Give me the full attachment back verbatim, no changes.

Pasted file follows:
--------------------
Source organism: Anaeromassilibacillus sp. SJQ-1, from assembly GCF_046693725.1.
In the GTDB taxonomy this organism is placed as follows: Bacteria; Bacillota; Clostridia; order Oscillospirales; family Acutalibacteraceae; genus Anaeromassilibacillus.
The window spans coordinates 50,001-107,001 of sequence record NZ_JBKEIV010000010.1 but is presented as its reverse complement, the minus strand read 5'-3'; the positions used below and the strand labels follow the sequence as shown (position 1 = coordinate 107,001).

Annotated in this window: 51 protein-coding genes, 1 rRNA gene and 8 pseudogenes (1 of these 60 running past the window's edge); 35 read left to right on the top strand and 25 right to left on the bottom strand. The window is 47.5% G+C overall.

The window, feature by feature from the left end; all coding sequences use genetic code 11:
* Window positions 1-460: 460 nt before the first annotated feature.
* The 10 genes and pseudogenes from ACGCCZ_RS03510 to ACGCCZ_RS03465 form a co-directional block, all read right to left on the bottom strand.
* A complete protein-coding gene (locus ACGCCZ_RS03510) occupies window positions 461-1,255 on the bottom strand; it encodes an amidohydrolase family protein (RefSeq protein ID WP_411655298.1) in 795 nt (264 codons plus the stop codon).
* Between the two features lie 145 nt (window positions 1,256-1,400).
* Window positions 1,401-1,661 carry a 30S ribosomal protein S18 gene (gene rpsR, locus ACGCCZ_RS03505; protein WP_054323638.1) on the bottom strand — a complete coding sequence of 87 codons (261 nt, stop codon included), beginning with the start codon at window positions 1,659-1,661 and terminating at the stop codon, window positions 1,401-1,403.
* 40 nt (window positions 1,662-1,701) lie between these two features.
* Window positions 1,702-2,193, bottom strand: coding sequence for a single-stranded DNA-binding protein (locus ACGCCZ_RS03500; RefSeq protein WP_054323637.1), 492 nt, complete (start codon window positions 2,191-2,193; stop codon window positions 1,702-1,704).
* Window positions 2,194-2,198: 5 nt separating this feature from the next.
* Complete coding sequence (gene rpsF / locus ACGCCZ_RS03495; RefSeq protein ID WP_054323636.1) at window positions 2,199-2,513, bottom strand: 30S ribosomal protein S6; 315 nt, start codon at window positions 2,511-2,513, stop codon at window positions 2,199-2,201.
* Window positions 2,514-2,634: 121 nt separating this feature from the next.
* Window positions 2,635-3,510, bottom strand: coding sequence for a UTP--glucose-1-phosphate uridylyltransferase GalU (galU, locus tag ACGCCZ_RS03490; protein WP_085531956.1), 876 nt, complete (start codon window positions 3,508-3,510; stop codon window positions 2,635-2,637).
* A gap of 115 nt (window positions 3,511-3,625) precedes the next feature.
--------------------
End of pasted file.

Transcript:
Source organism: Anaeromassilibacillus sp. SJQ-1, from assembly GCF_046693725.1.
In the GTDB taxonomy this organism is placed as follows: Bacteria; Bacillota; Clostridia; order Oscillospirales; family Acutalibacteraceae; genus Anaeromassilibacillus.
The window spans coordinates 50,001-107,001 of sequence record NZ_JBKEIV010000010.1 but is presented as its reverse complement, the minus strand read 5'-3'; the positions used below and the strand labels follow the sequence as shown (position 1 = coordinate 107,001).

Annotated in this window: 51 protein-coding genes, 1 rRNA gene and 8 pseudogenes (1 of these 60 running past the window's edge); 35 read left to right on the top strand and 25 right to left on the bottom strand. The window is 47.5% G+C overall.

The window, feature by feature from the left end; all coding sequences use genetic code 11:
* Window positions 1-460: 460 nt before the first annotated feature.
* The 10 genes and pseudogenes from ACGCCZ_RS03510 to ACGCCZ_RS03465 form a co-directional block, all read right to left on the bottom strand.
* A complete protein-coding gene (locus ACGCCZ_RS03510) occupies window positions 461-1,255 on the bottom strand; it encodes an amidohydrolase family protein (RefSeq protein ID WP_411655298.1) in 795 nt (264 codons plus the stop codon).
* Between the two features lie 145 nt (window positions 1,256-1,400).
* Window positions 1,401-1,661 carry a 30S ribosomal protein S18 gene (gene rpsR, locus ACGCCZ_RS03505; protein WP_054323638.1) on the bottom strand — a complete coding sequence of 87 codons (261 nt, stop codon included), beginning with the start codon at window positions 1,659-1,661 and terminating at the stop codon, window positions 1,401-1,403.
* 40 nt (window positions 1,662-1,701) lie between these two features.
* Window positions 1,702-2,193, bottom strand: coding sequence for a single-stranded DNA-binding protein (locus ACGCCZ_RS03500; RefSeq protein WP_054323637.1), 492 nt, complete (start codon window positions 2,191-2,193; stop codon window positions 1,702-1,704).
* Window positions 2,194-2,198: 5 nt separating this feature from the next.
* Complete coding sequence (gene rpsF / locus ACGCCZ_RS03495; RefSeq protein ID WP_054323636.1) at window positions 2,199-2,513, bottom strand: 30S ribosomal protein S6; 315 nt, start codon at window positions 2,511-2,513, stop codon at window positions 2,199-2,201.
* Window positions 2,514-2,634: 121 nt separating this feature from the next.
* Window positions 2,635-3,510, bottom strand: coding sequence for a UTP--glucose-1-phosphate uridylyltransferase GalU (galU, locus tag ACGCCZ_RS03490; protein WP_085531956.1), 876 nt, complete (start codon window positions 3,508-3,510; stop codon window positions 2,635-2,637).
* A gap of 115 nt (window positions 3,511-3,625) precedes the next feature.